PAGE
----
By the end of pregnancy, you might be willing to try almost anything to get labor started. But before you start piling the ginger on all your food or downing gingerbread cookies, realize that the spice will not get labor started unless you were ready to go into labor anyway. Do not take any herbs or over-the-counter remedies to induce labor without your doctor's approval.
Ginger and Contractions
In alternative medicine, ginger has a reputation as a spice capable of bringing on a period. Ginger seems to increase peristalsis -- the intestinal contractions that move food through the gastrointestinal tract. There is no clinical evidence, however, that ginger can induce menstruation, cause a miscarriage or start labor. In amounts greater than 5 grams per day, ginger could cause diarrhea, which might irritate the uterus temporarily. However, diarrhea will not stimulate labor contractions unless your uterus is already gearing up for labor.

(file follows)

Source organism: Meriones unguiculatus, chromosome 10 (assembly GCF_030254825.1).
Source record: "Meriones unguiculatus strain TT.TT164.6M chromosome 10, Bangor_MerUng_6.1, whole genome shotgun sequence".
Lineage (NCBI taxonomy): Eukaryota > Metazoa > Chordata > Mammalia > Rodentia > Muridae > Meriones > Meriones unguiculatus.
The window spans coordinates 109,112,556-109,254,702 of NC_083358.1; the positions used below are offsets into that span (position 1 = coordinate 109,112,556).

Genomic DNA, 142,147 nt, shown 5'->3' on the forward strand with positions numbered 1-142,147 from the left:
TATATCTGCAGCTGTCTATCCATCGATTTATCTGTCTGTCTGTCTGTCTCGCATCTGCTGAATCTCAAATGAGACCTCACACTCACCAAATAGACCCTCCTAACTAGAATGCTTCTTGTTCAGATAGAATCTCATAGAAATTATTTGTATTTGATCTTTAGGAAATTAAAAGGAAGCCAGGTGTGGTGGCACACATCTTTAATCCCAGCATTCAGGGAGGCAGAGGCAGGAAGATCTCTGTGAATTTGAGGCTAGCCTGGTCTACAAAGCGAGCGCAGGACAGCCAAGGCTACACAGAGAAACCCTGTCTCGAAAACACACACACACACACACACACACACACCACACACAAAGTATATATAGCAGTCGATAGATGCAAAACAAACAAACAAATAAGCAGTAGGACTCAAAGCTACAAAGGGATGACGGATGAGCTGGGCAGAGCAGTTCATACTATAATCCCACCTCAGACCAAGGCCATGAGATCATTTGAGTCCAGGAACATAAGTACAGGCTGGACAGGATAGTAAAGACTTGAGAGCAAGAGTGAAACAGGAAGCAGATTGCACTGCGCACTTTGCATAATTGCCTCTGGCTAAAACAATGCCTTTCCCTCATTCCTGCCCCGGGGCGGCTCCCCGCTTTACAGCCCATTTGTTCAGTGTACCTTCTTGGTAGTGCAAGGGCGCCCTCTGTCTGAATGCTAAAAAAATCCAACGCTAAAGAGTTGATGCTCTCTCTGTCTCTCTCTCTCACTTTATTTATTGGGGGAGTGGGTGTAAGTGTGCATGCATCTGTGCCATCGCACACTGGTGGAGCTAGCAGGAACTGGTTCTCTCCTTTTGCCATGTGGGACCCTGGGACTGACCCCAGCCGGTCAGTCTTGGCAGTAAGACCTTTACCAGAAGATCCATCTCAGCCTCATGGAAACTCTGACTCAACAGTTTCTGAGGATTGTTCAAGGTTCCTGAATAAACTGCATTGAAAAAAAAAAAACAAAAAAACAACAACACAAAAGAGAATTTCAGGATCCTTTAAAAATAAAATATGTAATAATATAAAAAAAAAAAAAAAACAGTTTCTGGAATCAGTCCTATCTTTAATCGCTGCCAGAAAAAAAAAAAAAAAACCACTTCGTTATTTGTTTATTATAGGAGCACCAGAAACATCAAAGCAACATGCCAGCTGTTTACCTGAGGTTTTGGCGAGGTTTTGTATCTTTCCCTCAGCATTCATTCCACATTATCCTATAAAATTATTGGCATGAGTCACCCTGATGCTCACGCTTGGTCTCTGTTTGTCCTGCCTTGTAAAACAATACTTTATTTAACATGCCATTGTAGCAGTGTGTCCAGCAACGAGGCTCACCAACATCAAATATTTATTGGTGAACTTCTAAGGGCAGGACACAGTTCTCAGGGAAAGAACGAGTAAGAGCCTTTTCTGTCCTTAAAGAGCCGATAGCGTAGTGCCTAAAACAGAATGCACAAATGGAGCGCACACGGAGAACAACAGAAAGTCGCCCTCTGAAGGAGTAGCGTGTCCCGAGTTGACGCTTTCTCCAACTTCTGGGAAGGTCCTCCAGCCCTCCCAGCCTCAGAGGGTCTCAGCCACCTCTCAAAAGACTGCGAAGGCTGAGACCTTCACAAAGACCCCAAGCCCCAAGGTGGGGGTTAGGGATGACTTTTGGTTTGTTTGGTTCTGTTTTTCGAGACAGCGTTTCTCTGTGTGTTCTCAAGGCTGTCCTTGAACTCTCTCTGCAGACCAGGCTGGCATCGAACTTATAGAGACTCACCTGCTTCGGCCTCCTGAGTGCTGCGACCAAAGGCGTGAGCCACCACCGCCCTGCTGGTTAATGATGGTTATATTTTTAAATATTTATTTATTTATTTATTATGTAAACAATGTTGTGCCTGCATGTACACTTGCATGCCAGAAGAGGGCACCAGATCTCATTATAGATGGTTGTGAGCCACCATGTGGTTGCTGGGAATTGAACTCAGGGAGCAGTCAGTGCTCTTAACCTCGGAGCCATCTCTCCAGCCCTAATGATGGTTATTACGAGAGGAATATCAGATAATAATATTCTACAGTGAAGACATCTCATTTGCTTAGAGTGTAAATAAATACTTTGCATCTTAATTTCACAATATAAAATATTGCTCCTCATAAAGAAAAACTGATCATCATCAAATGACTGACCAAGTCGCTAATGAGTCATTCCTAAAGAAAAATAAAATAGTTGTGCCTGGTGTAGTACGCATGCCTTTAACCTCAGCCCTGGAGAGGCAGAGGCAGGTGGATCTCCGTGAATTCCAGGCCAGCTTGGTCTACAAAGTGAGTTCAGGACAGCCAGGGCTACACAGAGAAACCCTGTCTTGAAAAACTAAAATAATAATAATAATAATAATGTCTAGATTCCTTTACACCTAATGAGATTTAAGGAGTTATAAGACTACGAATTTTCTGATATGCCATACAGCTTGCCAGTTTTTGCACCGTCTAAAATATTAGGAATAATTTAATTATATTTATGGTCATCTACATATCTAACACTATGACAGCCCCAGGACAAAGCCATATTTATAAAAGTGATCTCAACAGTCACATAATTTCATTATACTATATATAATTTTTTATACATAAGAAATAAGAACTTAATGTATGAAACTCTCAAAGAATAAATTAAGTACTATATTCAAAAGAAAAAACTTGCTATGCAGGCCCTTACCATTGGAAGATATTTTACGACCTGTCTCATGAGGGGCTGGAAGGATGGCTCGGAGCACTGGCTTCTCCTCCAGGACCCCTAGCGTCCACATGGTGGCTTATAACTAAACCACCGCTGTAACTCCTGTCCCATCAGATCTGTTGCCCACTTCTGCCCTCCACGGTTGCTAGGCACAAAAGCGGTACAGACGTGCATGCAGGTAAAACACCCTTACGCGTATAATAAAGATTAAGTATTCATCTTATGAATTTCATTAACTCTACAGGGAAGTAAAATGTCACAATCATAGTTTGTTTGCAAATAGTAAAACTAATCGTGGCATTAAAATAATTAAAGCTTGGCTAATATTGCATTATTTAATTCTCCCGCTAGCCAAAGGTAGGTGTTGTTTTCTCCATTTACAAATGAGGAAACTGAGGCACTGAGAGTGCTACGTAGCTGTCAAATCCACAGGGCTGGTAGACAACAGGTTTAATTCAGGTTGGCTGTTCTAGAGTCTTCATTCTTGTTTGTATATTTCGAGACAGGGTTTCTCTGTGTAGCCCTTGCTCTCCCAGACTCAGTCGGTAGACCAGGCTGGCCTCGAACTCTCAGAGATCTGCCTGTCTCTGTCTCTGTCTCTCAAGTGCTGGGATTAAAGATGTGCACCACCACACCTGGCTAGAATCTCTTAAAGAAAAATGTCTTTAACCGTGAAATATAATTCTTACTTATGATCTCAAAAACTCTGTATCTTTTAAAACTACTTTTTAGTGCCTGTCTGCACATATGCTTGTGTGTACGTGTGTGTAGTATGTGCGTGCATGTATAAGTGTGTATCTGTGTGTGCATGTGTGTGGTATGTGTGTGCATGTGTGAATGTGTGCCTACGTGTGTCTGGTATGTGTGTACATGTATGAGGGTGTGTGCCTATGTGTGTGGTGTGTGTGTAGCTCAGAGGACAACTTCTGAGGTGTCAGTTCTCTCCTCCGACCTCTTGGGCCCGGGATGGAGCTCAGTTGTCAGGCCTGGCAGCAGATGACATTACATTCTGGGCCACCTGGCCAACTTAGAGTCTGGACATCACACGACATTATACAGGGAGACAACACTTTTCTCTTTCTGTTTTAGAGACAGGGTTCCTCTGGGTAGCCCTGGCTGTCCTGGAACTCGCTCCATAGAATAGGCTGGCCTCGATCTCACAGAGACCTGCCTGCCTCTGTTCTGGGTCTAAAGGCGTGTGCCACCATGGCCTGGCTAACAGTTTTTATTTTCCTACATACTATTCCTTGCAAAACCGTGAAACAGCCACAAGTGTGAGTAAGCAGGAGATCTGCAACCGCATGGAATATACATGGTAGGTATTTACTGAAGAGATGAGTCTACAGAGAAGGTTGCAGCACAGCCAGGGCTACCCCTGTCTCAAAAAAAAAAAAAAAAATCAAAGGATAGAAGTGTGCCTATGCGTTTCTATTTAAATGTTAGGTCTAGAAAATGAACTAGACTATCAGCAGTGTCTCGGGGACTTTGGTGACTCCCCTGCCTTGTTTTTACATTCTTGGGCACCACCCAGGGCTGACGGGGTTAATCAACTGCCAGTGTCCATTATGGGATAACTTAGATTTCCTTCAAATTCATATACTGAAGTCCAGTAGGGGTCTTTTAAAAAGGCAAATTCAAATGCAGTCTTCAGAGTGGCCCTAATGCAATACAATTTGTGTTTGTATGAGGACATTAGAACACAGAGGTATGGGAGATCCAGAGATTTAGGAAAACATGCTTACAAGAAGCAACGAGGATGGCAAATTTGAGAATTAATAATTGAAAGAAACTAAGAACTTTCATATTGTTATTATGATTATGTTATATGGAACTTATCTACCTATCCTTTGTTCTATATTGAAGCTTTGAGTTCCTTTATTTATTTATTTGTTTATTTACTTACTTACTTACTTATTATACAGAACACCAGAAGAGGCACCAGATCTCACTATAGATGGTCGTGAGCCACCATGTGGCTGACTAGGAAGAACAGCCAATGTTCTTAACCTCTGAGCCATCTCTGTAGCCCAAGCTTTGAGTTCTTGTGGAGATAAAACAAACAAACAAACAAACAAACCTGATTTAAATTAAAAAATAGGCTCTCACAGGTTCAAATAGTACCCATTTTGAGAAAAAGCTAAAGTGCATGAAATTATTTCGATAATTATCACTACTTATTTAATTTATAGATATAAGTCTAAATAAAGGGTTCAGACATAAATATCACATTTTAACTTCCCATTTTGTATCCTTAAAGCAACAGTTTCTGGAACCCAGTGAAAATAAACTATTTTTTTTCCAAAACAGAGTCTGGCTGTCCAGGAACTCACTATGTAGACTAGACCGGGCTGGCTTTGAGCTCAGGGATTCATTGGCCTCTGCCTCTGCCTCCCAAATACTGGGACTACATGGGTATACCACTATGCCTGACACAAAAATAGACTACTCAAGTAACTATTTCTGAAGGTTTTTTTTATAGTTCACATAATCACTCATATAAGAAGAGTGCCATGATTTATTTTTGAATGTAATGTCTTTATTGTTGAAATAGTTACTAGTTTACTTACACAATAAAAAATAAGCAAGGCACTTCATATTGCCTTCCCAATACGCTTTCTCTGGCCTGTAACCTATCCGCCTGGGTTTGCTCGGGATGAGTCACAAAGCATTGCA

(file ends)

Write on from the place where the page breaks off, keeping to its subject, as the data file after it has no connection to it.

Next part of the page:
Other Pregnancy Effects
Ginger may be useful for reducing symptoms of morning sickness during pregnancy. However, in large amounts, it could worsen pregnancy-related heartburn by increasing stomach acid production.
- Pharmacology for Women's Health; Tekoa King and Mary C. Brucker
- Pain Management for Primary Care Clinicians; Arthur G. Lipman
- Cochrane Library: Interventions for Nausea and Vomiting in Early Pregnancy